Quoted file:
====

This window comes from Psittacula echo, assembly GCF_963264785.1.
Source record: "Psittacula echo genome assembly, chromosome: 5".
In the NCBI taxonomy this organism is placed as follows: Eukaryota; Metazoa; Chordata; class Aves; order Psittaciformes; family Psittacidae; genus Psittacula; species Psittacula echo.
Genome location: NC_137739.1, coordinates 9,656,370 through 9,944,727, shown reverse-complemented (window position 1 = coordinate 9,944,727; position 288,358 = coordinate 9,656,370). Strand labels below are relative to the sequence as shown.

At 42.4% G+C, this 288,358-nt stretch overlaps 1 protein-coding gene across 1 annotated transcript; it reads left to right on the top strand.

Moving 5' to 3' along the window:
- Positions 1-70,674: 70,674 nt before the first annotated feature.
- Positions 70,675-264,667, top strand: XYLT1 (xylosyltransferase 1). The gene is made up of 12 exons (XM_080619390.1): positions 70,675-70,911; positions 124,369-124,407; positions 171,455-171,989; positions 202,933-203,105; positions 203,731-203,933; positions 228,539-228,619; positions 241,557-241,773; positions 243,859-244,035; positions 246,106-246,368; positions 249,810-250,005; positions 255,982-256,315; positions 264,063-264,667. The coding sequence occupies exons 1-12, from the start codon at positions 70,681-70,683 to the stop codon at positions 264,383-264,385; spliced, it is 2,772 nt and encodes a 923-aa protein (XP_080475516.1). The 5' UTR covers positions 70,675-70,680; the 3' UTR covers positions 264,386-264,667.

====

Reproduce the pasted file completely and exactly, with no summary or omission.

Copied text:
This window comes from Psittacula echo, assembly GCF_963264785.1.
Source record: "Psittacula echo genome assembly, chromosome: 5".
In the NCBI taxonomy this organism is placed as follows: Eukaryota; Metazoa; Chordata; class Aves; order Psittaciformes; family Psittacidae; genus Psittacula; species Psittacula echo.
Genome location: NC_137739.1, coordinates 9,656,370 through 9,944,727, shown reverse-complemented (window position 1 = coordinate 9,944,727; position 288,358 = coordinate 9,656,370). Strand labels below are relative to the sequence as shown.

At 42.4% G+C, this 288,358-nt stretch overlaps 1 protein-coding gene across 1 annotated transcript; it reads left to right on the top strand.

Moving 5' to 3' along the window:
- Positions 1-70,674: 70,674 nt before the first annotated feature.
- Positions 70,675-264,667, top strand: XYLT1 (xylosyltransferase 1). The gene is made up of 12 exons (XM_080619390.1): positions 70,675-70,911; positions 124,369-124,407; positions 171,455-171,989; positions 202,933-203,105; positions 203,731-203,933; positions 228,539-228,619; positions 241,557-241,773; positions 243,859-244,035; positions 246,106-246,368; positions 249,810-250,005; positions 255,982-256,315; positions 264,063-264,667. The coding sequence occupies exons 1-12, from the start codon at positions 70,681-70,683 to the stop codon at positions 264,383-264,385; spliced, it is 2,772 nt and encodes a 923-aa protein (XP_080475516.1). The 5' UTR covers positions 70,675-70,680; the 3' UTR covers positions 264,386-264,667.